I was also about to mention that the cramps may get better after pregnancy as I knew from anecdotal evidence but then I had a look and it can go either way (though there is a relieving effect in severe cases).

 almost certainly the way to maximize productivity is to continue menstruating


OP made a pretty good justification for why the opposite is true, do you have one for this claim?

hormonal birth control is a suspicious deeply American practice. There is a good reason doctors elsewhere don't writing prescriptions for steroids at all.

Hormonal birth control is widespread all over the planet. What are you talking about?

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This may seem like a gross or weirdly personal question but I think it's actually quite important.

I'd like to express social approval of this kind of question going on this site. I see no reason why discussing the menstrual cycle should be any more taboo than discussing the REM cycle.

No helpful comments but just saying I'm 100% in favor of open discussion of bodily functions, particularly including menstruation. Go you for broaching it.

I'm one of the many women who can't take estrogen due to a history of migraines. It makes things... interesting.

I use nexplanon, which gives me extremely long, heavy periods (and I am not joking: three 5-10 day periods in a row with 3 days in between) but I had a bad experience with an IUD, am bad at taking pills and the mini-pill is extremely sensitive to timing, and will probably have children within 2 years so the jab is not for me. 

So what I've been experimenting with is two medications my doctor has given me to stop my period (only one at a time): Ponstan and Tranexamic acid. Still not sure which works better but they each seem to be pretty good at lightening and probably also shortening things. I am not sure how they'd help your dysmenorrhea though because of yours only being the first four hours, and you take the medication once bleeding starts. 

FWIW I haven't noticed productivity issues one way or the other. How do people notice this sort of thing? Like, was it obvious, or did you chart productivity vs period somehow and saw the trend?

Wow the long and heavy periods sound insane and exhausting. Yeah I have asked doctors about ways to mitigate period pain—seems like "4 hours of pretty bad cramps" was not enough for them to recommend anything beyond going on the pill. 

I have not been explicitly collecting data on productivity vs period. I do track my cycle and (when I remember) my symptoms throughout the month. I have a few reasons to believe that my menstrual cycle greatly influences my productivity: 

  • The obvious fact that I can't do anything productive during the first 4 hours of my period.
  • For me, minor physical symptoms like stomach ache, headache, bloating happen during certain points of my cycle. These symptoms make me slightly worse at concentrating / socializing, which decreases my productivity.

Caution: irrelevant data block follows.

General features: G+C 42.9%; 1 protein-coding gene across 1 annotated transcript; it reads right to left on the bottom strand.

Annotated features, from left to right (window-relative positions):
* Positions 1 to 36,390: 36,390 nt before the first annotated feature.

• Sometimes there are days where I am unusually productive. They never happen during or right before my period. 

I think the conversations here have inspired me to track more data more reliably!

It took me like 3 doctors before one of them suggested the medications I'm trying now, and that was a doctor at a sexual health centre. This included one doctor who, when he saw I had low iron and I told him it was probably my frequent, long, heavy periods gave me a PPI (in case I had some stomach issue stopping iron absorption - because when he asked me if I had heartburn I said once every 2 or 3 months after eating like crap I have a little bit that an antacid fixes immediately), an endoscopy (in case I had, idk, a digestive issue? this required sedation, fasting, and a day off work so wasn't exactly Fun), and finally said it probably was my period and I should probably go on a different BC (so I'd resigned myself to trying an IUD, which is its own kind of pain, and if I'd had the sexual side effects I attribute to my  last IUD again I'd have to have it removed after only a month or two so FUN). 

So I went to the sexual health centre to discuss options for other BC (since I was also considering the shot) and she was like "you could try this medicine?" and I was confused because the medicine while not free was cheap enough (about AU$30 per cycle, or less than an hour's pre-tax wage for me). I went back to my original doctor to refill the prescription and asked why he didn't recommend it to me and he said kind of dismissively "it doesn't always work" and after that I read research on it and apparently it works 30% of the time which for me is, you know, A PRETTY GOOD SHOT.

So yeah, I don't know how firm or insistent you've been with doctors, or how accessible doctors are in your country, but being very firm ("these cramps are no good and I need to do something about them! Is there something we could try?") might help? Is going on a hormonal BC an option for you - I can't have estrogen but if I could it would just be a case of taking "the pill" without the placebo weeks which would stop my period altogether.

But yeah, I'd take my previous long periods over a 4 hour debilitating cramp with a regular, say 3 day period, so I'd encourage you to keep asking doctors as those cramps sound so intense.